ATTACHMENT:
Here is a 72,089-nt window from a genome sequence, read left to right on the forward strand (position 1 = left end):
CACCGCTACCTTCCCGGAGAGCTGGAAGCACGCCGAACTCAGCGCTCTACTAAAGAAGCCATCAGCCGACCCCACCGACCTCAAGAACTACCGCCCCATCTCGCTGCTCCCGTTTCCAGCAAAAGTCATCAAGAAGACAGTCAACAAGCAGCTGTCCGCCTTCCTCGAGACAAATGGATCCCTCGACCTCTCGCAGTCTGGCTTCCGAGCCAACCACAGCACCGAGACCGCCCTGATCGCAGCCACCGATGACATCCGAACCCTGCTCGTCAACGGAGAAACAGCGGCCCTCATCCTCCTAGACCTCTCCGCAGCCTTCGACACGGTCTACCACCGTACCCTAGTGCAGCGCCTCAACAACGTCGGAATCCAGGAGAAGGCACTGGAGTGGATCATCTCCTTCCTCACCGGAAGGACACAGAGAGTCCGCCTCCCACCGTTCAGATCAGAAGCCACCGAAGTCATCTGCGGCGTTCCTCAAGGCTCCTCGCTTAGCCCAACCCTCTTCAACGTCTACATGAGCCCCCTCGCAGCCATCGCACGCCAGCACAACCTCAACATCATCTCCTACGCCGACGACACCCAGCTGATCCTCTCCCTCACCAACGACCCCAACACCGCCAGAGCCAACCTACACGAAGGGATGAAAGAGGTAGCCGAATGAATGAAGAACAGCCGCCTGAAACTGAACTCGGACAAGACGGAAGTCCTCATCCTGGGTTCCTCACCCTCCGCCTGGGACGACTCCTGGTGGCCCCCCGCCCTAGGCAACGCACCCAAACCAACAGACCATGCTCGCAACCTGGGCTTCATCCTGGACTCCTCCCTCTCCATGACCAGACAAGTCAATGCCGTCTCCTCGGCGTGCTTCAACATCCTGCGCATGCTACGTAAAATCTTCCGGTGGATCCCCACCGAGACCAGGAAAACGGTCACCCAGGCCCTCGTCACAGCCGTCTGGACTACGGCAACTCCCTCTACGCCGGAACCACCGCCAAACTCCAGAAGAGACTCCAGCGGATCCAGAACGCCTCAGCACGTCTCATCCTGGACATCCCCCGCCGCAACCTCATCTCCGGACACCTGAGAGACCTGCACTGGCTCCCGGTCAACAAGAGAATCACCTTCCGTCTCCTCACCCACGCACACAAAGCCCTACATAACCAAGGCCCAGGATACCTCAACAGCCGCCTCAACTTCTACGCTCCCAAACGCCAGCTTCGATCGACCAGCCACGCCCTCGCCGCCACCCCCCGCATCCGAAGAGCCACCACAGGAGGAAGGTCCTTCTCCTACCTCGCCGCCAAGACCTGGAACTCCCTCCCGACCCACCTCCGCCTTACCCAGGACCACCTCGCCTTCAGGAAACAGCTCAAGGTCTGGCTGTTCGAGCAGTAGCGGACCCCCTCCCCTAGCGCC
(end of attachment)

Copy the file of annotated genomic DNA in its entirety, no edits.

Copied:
Here is a 72,089-nt window from a genome sequence, read left to right on the forward strand (position 1 = left end):
CACCGCTACCTTCCCGGAGAGCTGGAAGCACGCCGAACTCAGCGCTCTACTAAAGAAGCCATCAGCCGACCCCACCGACCTCAAGAACTACCGCCCCATCTCGCTGCTCCCGTTTCCAGCAAAAGTCATCAAGAAGACAGTCAACAAGCAGCTGTCCGCCTTCCTCGAGACAAATGGATCCCTCGACCTCTCGCAGTCTGGCTTCCGAGCCAACCACAGCACCGAGACCGCCCTGATCGCAGCCACCGATGACATCCGAACCCTGCTCGTCAACGGAGAAACAGCGGCCCTCATCCTCCTAGACCTCTCCGCAGCCTTCGACACGGTCTACCACCGTACCCTAGTGCAGCGCCTCAACAACGTCGGAATCCAGGAGAAGGCACTGGAGTGGATCATCTCCTTCCTCACCGGAAGGACACAGAGAGTCCGCCTCCCACCGTTCAGATCAGAAGCCACCGAAGTCATCTGCGGCGTTCCTCAAGGCTCCTCGCTTAGCCCAACCCTCTTCAACGTCTACATGAGCCCCCTCGCAGCCATCGCACGCCAGCACAACCTCAACATCATCTCCTACGCCGACGACACCCAGCTGATCCTCTCCCTCACCAACGACCCCAACACCGCCAGAGCCAACCTACACGAAGGGATGAAAGAGGTAGCCGAATGAATGAAGAACAGCCGCCTGAAACTGAACTCGGACAAGACGGAAGTCCTCATCCTGGGTTCCTCACCCTCCGCCTGGGACGACTCCTGGTGGCCCCCCGCCCTAGGCAACGCACCCAAACCAACAGACCATGCTCGCAACCTGGGCTTCATCCTGGACTCCTCCCTCTCCATGACCAGACAAGTCAATGCCGTCTCCTCGGCGTGCTTCAACATCCTGCGCATGCTACGTAAAATCTTCCGGTGGATCCCCACCGAGACCAGGAAAACGGTCACCCAGGCCCTCGTCACAGCCGTCTGGACTACGGCAACTCCCTCTACGCCGGAACCACCGCCAAACTCCAGAAGAGACTCCAGCGGATCCAGAACGCCTCAGCACGTCTCATCCTGGACATCCCCCGCCGCAACCTCATCTCCGGACACCTGAGAGACCTGCACTGGCTCCCGGTCAACAAGAGAATCACCTTCCGTCTCCTCACCCACGCACACAAAGCCCTACATAACCAAGGCCCAGGATACCTCAACAGCCGCCTCAACTTCTACGCTCCCAAACGCCAGCTTCGATCGACCAGCCACGCCCTCGCCGCCACCCCCCGCATCCGAAGAGCCACCACAGGAGGAAGGTCCTTCTCCTACCTCGCCGCCAAGACCTGGAACTCCCTCCCGACCCACCTCCGCCTTACCCAGGACCACCTCGCCTTCAGGAAACAGCTCAAGGTCTGGCTGTTCGAGCAGTAGCGGACCCCCTCCCCTAGCGCC